There is no such thing as a lazy child

It takes effort to get children to enjoy an activity, an effort by parents and educators. So who's the lazy one, asks MOHAN DHALL

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Children are not lazy. Parents and teachers often complain about a child not ‘doing homework’ or ‘tidying their room’ and assert that this is because the child is lazy. When you ask the parent or teacher why a child should want to do their homework, the reply is invariably because it matters. Really? To whom does it matter?

If you ask an adult why they go to the gym or go for a walk they will usually reply that they want to, or they will articulate a goal they have. This goal may be to get fit, lose weight or be healthy. In their answer lies the motivator.

When a child is not motivated to do what an adult wants them to do, the child is not lazy. They are in fact as normal as an adult who does not want to mow the lawn, clean the toilet or repaint an aging doorframe. That an adult will do what they do not particularly want to do provides insight into an adult’s maturity, the capacity to understand trade-offs and the relationship between effort and reward (where the reward is personally valued). To learn these things takes time, self-understanding and experience.

If we treat a child as lazy, we devalue their intelligence. In the “lazy” characterisation we are questioning their authenticity. It is lazy to call children lazy because it takes effort to ‘unpack’ what motivates people to act or behave in a particular way. It takes effort to foster a love of effort.

Where to begin?

The beginning point must be to make things that are valued by parents and teachers be appealing enough to be desired by the child. Intrinsic motivation, or wanting to act on one’s own volition, is always preferable to extrinsic motivation. Intrinsic motivation is evidenced when a person undertakes effort because they personally value the result of that effort. It can be seen when a child is absorbed in reading and does not want to stop. A reading child is not a lazy child, but rather a learning child.

Making a child want to act, put in effort or do something, must be premised on making that effort or action intrinsically valued. This can be done by making even routine things enjoyable, fun, humorous and together.

A child is more likely to do homework when a parent is working beside them. A child is more likely to tidy their room when a parent is tidying beside them. An adolescent is more likely to pack the dishwasher when the parent is cleaning the benchtops.

Command and control approaches can compel action but are never as connecting or as fondly memorable.

Extrinsic motivators come in various forms from parents: rewards and punishment, threats, star charts and so forth. I do not place much utility in this approach as a starting point – for everything is premised on the reward being desired and the punishment or consequence being a thing the child wants to avoid. Reward and punishment approaches tend to be short-term, tiring and externalise motivation. They rarely lead to lasting change or growth and can in fact create demotivated children.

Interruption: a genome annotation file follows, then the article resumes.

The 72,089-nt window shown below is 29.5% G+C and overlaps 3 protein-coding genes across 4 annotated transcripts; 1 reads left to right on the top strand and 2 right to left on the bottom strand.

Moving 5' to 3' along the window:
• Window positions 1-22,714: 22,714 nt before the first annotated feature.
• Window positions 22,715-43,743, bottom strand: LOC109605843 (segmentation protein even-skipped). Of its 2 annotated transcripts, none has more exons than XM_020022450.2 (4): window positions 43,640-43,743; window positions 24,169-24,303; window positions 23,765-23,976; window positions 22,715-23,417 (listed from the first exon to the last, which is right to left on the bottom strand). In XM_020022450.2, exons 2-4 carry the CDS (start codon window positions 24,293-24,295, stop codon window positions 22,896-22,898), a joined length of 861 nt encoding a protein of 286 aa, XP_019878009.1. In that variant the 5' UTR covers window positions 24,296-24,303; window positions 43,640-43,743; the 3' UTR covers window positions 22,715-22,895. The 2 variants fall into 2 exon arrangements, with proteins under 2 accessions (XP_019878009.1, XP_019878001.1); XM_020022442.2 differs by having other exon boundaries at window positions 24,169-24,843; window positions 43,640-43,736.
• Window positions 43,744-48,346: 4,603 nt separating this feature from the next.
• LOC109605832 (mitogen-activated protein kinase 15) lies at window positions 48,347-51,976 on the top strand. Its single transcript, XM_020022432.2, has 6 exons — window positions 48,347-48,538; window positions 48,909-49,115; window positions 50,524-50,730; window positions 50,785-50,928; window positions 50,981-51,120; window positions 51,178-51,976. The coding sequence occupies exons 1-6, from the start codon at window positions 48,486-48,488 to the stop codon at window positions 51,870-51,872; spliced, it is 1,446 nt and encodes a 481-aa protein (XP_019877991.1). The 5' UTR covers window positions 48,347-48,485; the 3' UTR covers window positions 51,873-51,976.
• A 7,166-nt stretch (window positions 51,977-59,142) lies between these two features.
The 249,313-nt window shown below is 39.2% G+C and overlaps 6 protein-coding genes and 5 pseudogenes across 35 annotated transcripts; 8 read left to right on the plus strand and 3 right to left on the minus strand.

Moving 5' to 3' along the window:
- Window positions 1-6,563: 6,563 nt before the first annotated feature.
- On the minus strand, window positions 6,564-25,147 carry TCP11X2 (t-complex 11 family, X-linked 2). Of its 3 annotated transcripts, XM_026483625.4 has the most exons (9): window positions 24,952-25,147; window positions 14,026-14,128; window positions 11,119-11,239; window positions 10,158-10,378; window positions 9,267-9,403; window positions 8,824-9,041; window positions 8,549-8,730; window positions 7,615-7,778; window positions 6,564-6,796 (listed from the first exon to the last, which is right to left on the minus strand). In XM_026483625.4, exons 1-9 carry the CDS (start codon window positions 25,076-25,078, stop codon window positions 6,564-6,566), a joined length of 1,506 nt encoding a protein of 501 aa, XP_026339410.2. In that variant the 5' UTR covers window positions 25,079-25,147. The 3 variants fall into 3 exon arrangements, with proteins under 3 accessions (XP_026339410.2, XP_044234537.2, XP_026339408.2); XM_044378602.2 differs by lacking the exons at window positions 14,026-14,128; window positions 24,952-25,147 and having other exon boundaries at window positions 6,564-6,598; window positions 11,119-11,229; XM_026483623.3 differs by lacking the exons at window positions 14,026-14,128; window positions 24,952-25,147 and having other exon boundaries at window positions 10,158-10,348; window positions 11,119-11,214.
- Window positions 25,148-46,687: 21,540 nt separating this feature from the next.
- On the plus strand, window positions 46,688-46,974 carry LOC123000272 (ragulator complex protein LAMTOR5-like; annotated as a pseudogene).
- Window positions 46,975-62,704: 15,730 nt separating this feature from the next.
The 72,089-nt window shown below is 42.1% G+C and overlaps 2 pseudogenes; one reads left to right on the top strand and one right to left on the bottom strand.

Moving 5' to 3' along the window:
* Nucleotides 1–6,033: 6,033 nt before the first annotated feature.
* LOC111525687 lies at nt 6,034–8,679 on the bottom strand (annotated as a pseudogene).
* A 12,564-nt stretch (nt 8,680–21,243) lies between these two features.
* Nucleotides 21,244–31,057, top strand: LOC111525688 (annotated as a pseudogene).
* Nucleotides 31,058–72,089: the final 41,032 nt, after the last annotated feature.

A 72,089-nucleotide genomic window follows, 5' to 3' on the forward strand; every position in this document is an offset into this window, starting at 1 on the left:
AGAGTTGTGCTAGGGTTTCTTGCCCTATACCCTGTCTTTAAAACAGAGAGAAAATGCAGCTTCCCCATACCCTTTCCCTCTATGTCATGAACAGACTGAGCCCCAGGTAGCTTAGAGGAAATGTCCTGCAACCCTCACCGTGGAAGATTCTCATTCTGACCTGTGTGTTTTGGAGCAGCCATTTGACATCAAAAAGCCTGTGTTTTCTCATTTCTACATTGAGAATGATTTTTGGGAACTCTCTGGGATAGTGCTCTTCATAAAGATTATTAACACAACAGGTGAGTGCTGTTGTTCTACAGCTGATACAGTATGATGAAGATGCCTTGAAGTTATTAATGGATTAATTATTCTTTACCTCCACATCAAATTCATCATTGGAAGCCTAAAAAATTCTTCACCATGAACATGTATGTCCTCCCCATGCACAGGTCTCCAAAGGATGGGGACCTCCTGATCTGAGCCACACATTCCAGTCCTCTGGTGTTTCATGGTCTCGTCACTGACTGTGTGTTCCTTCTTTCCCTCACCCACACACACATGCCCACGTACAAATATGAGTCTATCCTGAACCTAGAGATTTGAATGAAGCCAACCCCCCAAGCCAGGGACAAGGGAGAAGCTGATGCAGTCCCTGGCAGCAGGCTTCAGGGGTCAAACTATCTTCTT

Motivating action

To motivate action, start by extinguishing the idea that children are lazy. If we begin with this then a child’s inactivity must stem from something else – a lack of relevance, a low priority, an incapacity to see value, a sense of being asked to do something others desire.

Own what you value

Since few children generally want to tidy their room or empty the bins, parents need to articulate what parents value (‘a clean room’) without assuming a child will also value this. Parents taking ownership of their need for tidiness is more authentic than asking a child, “Don’t you like a clean and tidy space?” When adults say things like this they are hoping the child will absorb or imbibe the parent’s love of order and sterility. In fact, it can have the reverse effect – causing distance, resentment, a feeling of not being good enough, a ‘go-slow’ or inaction.

Homework and “laziness”

If teachers or parents value homework then they should make it meaningful, interesting, engaging and relevant. If schools value homework, then teachers should follow it up. Otherwise it becomes a meaningless extracurricular impost on families. Homework should not be given to outsource learning or to impress parents.

Activity values action

Motivating action does not only occur in the realm of cleaning and studying. Children can be run with in parks, can play sports/games with parents, can do activities that encourage physical health and dexterity. Laziness can sometimes be seen when parents go to a park but do not get involved with any physical activity with their child.

Since it takes effort to generate interest and joy, the real laziness is that adults do not bother to understand how to motivate action.

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